Greetings from Kentucky!

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      Hey you all – this is such an exciting opportunity for me for a few reasons. I am currently a middle school English teacher in an urban district in Lexington, Kentucky. I also work with our statewide Holocaust education initiative with the University of Kentucky. Our state passed a mandate in 2018 that all middle and high school students should encounter Holocaust education in middle and high school, so we are working hard to ensure that those encounters are rich, worthwhile, and shared with empathy and accuracy. I contribute to this effort primarily as our teacher leadership coordinator. But, as a Jewish person, though I’ve studied the Holocaust informally my whole life, I am eager to raise my level of scholarship and contribute academically, too.

      New York is also a very special place to me. I went to Barnard College in the ‘80s and found out who I was taking long walks down Broadway and around the upper west side. And though I spent just a short four years there, few memories envelop me as completely as my first New York snowfall, the heat coming off the pavement in the summer, this one remarkable night at the Rainbow Room, or the many nights at Cannon’s Pub sitting on sticky bar stools. Both of these places are closed now, and the city is almost unrecognizable to me the few times I’ve visited NYC since graduating, but the sense of the place, the way it feels to cross a busy street against the light, the pizza on every corner. I just love it so much.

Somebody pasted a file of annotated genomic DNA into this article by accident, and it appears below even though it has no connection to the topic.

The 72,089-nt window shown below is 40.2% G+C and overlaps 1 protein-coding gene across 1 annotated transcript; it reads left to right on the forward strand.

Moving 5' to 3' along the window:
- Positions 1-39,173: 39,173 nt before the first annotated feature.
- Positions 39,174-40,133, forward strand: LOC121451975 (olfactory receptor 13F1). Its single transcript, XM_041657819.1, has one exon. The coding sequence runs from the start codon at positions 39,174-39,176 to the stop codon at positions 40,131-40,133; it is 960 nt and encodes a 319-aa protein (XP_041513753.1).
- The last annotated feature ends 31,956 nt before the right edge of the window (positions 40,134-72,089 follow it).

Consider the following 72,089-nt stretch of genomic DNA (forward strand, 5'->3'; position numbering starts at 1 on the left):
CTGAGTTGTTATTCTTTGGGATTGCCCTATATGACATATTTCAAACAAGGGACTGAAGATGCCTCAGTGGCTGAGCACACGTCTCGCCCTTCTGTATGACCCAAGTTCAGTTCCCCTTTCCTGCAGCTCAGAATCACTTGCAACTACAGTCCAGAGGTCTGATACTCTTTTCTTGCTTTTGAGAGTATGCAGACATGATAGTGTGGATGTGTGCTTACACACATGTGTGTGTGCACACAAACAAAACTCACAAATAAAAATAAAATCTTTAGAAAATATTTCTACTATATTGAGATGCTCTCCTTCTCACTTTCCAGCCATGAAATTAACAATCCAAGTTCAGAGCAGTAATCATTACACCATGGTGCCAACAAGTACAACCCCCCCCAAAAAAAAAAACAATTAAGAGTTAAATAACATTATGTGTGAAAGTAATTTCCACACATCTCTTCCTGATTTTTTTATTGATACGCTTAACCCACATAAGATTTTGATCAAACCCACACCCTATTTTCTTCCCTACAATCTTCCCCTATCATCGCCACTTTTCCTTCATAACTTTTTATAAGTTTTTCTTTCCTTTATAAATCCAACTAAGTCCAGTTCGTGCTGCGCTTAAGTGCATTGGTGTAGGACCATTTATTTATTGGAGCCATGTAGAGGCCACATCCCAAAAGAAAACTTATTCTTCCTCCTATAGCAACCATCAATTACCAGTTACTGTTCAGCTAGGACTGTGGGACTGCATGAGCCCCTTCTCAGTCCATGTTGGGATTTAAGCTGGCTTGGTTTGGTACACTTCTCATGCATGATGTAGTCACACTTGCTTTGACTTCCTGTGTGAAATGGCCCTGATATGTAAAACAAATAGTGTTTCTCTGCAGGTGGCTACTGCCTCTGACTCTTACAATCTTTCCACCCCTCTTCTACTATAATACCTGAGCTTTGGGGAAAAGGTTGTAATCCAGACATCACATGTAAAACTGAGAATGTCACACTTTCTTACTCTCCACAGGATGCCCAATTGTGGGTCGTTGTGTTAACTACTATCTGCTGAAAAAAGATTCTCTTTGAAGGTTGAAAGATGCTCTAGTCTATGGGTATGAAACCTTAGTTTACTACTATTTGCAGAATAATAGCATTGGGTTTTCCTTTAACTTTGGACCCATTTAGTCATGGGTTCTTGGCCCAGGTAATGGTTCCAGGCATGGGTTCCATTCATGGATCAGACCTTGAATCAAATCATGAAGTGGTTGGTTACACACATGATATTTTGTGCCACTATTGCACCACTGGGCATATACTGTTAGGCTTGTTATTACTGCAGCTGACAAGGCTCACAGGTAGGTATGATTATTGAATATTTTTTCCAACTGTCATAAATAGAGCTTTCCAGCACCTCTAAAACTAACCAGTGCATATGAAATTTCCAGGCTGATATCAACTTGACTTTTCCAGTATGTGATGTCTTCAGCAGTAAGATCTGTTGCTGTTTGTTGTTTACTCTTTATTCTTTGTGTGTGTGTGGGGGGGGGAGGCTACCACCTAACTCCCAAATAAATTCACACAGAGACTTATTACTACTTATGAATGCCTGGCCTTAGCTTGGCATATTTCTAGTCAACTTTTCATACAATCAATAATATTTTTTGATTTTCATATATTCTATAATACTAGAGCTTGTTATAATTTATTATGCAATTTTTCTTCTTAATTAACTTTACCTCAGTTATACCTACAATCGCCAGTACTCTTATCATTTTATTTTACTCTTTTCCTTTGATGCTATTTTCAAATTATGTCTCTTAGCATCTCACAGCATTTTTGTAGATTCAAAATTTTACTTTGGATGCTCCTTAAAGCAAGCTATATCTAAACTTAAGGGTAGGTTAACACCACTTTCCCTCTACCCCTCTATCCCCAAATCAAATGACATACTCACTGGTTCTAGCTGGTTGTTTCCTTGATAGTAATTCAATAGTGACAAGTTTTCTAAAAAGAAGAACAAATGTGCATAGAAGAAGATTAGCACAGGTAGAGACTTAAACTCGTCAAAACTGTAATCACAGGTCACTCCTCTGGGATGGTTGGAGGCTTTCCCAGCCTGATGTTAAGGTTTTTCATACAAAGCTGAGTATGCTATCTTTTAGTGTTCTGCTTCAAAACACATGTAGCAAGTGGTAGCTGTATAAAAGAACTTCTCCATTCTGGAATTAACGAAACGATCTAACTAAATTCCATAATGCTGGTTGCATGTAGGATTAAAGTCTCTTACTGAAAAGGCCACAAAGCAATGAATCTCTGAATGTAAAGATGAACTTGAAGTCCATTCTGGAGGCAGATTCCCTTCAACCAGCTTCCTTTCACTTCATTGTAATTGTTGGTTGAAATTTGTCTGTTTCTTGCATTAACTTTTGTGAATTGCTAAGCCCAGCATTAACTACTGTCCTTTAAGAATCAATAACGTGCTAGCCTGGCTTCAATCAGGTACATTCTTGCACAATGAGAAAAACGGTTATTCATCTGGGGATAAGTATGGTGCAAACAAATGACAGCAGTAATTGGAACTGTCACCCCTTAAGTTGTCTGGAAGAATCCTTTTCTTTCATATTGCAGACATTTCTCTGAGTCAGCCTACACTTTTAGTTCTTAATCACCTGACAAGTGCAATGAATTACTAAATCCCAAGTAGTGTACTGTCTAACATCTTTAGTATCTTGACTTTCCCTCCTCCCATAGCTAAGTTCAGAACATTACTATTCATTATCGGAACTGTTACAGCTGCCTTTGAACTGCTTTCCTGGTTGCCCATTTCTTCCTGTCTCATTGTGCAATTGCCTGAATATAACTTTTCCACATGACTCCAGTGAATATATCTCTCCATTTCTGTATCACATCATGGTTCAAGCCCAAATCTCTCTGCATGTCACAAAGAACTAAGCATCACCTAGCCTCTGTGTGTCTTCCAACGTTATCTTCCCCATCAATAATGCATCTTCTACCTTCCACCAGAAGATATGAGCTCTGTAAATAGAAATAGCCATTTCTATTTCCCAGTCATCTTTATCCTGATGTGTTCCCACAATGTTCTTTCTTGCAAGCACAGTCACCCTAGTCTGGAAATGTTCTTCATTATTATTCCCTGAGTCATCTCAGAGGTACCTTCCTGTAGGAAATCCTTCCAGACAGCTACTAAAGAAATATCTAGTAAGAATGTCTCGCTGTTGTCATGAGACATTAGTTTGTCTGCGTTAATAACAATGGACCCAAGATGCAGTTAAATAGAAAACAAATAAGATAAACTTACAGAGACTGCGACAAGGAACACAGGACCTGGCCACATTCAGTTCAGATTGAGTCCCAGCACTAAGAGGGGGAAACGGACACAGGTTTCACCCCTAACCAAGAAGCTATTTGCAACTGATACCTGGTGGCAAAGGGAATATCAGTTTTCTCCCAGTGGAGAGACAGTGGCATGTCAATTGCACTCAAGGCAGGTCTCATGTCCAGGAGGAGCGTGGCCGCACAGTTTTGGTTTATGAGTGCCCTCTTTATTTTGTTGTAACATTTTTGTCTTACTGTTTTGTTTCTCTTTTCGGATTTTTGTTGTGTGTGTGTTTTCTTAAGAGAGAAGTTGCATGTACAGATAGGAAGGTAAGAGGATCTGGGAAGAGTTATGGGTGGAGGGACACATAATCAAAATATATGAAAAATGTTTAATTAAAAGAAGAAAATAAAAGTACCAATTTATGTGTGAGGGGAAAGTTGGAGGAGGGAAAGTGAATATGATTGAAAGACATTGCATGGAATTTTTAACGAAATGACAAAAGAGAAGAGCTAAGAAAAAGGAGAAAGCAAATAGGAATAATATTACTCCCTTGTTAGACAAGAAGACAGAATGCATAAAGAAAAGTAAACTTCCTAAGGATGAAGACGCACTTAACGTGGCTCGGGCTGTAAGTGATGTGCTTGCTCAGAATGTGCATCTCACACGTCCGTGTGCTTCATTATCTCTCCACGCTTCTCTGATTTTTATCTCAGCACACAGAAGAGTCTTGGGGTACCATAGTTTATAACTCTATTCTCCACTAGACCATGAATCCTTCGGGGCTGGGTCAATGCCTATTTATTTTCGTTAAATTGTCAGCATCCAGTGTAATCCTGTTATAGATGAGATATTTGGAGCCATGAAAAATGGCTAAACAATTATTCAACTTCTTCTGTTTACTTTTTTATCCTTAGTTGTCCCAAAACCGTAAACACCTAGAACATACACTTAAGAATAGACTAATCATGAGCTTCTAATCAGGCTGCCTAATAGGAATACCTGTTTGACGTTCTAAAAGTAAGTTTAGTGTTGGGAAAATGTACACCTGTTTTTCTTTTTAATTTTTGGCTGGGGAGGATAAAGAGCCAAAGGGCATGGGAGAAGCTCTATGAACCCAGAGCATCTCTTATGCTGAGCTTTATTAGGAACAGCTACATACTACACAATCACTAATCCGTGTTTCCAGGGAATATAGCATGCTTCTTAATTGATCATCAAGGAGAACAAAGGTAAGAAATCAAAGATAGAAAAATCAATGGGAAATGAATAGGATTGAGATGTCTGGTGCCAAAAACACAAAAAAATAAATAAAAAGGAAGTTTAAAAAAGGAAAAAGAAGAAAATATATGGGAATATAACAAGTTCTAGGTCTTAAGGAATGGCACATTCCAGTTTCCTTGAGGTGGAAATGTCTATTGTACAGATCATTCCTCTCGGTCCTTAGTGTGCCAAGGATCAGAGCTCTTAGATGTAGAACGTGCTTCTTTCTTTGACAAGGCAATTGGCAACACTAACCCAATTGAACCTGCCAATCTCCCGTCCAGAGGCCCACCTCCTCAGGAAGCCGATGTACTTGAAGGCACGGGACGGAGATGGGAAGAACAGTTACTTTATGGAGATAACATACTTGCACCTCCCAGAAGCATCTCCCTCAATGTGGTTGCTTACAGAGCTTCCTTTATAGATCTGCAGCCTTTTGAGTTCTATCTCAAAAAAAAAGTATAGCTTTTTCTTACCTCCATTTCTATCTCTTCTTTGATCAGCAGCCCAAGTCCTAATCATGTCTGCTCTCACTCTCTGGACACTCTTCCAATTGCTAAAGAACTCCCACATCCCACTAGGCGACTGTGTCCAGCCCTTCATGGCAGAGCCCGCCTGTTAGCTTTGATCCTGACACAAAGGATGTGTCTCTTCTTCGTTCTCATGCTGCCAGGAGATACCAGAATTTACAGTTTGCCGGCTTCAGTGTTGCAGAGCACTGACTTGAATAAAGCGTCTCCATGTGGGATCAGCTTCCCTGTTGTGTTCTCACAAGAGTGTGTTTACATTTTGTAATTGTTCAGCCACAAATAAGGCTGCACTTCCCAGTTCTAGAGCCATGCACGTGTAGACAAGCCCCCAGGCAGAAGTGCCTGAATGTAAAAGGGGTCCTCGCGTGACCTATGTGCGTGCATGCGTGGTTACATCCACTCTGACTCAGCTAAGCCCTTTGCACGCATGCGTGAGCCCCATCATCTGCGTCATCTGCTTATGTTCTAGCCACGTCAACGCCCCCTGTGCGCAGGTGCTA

Though I grew up in Northern California, I’ve lived in Kentucky for the last 25 years. My husband and I have one daughter, Sophie, who is a sophomore at Carleton College in Minnesota – so we miss her very much. We’ve three cats, and I adore them. And, when I’m not working, I sing in a Peter, Paul, and Mary tribute band, which grew out of singing at services at my temple.

      With two weeks of school remaining (but who’s counting), there is a lot to do before we see each other. When we do, I look forward to having a clear mind and time to think – rare commodities in a teacher’s life.

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